2. A Dialogue Approach Transforms Corporate Training: A Spectacular Example – a blog

 

What do you do to bridge the gap between the designer and the facilitator when they are not the same person?

* * * * *

Peggy da Silva, MPH, is a longtime practitioner of adult education in out-of-school settings. She develops public programs and staff training systems, with the overall goal of building and supporting healthy communities. Peggy first discovered Jane Vella’s philosophy and methods over twenty years ago, sharing them with California Women, Infants and Children (WIC) programs. The staff training and certification system she and her team developed has been adopted by WIC programs across the country. Peggy often brings creative and learning-centered approaches to organizations that have not historically invested in high quality training, and sees the joy among learners – and positive results for funders – that result from careful design and evaluation. More information about Peggy’s work is available on her website: www.coheco.net .

Contributors

Aideen Gilmore is Senior Program Officer of Training, Technical Assistance and Networking at International Budget Partnership in Washington, DC.

Bridget Hogan Cole, MPH, is Executive Director at Institute for High Quality Care in Los Angeles, California.

Claudia Marieb is Substance Abuse Prevention Consultant at Vermont Department of Health in Springfield, Vermont.

Jesica Radaelli-Nida, MA, is Early Childhood Program Specialist in Albuquerque, New Mexico.

Leave Comments

Offering a Suitcase to Deepen Learning: The Use of Images in Teaching

Comments

 

As I write these words, my 13-year-old daughter is sitting next to me, entranced by the iPhone in her hand and the world of images to which she has access. From showing me silly cat memes to sending her friends pictures on Instagram and Snapchat, images are a huge part of my daughter’s native digital language. However, while she thinks she’s being quite modern, there is something deep and ancient in her use of images to communicate meaning; something that unites her way of knowing with mine…and with yours.

In short, images can invite and evoke a deeper level of knowing. Like the difference between poetry and prose, the artistic and symbolic nature of imagery can invite the learner in at a deeper level than words alone. More nuanced truths can be captured. I simply cannot imagine teaching any concept without making use of some level of imagery, as I have found it to be the easiest way to anchor a learning task by engaging the imagination and intellect of the learner.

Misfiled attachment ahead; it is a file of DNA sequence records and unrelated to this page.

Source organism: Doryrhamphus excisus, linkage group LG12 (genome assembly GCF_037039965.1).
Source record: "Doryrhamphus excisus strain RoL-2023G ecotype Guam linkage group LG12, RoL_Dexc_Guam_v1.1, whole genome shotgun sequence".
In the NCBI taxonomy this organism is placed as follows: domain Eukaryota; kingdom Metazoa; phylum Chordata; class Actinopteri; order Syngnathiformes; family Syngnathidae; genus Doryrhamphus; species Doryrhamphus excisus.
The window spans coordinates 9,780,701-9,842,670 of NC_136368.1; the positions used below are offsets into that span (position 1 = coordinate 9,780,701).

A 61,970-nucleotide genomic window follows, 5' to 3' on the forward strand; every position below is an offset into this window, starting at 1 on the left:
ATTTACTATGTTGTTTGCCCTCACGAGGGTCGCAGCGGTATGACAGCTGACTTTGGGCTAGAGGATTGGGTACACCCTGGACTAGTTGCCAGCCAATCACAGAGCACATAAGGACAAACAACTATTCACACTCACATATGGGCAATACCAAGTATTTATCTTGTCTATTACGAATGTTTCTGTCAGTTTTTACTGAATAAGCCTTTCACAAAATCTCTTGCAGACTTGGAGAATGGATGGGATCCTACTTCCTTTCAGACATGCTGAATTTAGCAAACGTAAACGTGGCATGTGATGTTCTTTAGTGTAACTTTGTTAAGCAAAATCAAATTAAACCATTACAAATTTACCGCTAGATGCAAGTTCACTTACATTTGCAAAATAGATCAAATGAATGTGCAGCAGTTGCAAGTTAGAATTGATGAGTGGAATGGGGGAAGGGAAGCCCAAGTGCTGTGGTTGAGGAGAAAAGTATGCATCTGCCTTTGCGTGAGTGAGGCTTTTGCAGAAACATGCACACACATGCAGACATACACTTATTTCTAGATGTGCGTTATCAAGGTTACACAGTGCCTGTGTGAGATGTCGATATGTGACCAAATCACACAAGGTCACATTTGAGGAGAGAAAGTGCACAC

Let’s look at an example. Imagine a statue of Abraham Lincoln. Imagine Lincoln standing, feet slightly apart for balance, with an axe raised above his head, held in both hands. At his feet kneels a figure obviously held in slavery, with a chain stretched between shackles on their wrists. The chain is laid across a tree stump, positioned in the path of the descending axe. Can you see it in your mind? If so, read on to the next paragraph. If not, go back to the beginning of this paragraph and read it again more slowly. Allow your mind the time to create the image. There’s no rush.

Now that you can see it in your mind…can you feel the sense of motion in the axe? Can you anticipate the moment when the chain will be cut and the slave figure freed?

As you consider the image in your mind, I have a question for you: Is this image true?

On the one hand, we know of no historical moment when President Lincoln actually broke the chains of a person in slavery. On the other hand, the image is deeply true symbolically. If I were teaching a class on civil war history, I would start the class with the exercise above. Not only does it engage the imagination, it immediately deepens the meaning of historical learning and sends the message that history isn’t just dates on a page, but transformative movements that still affect us today.

Any time I am invited to lead a learning session (or “teach a class”), I start by considering how I would like the participants to leave my session feeling, and what they will be able to do because of our time together. Once I have determined these goals, I then spend time searching for an image that will carry those emotions and messages throughout the entire session. I then introduce the image early on in the session, typically tell some kind of story that makes reference to the image, and continue to integrate that image into each part of the learning, including the summary reflections at the end. I have found that when intentionally chosen in this way, the selected image has the power to act like a suitcase in which participants can pack their learnings and experiences. Simply seeing the image again can evoke the learning and emotions of the session in a way that makes it a powerful teaching tool.

These days, any time I read civil war history, I think of the imaginary Lincoln statue described above. My sincere hope is that the images I choose to supplement learning have the same staying power for those I work with as well.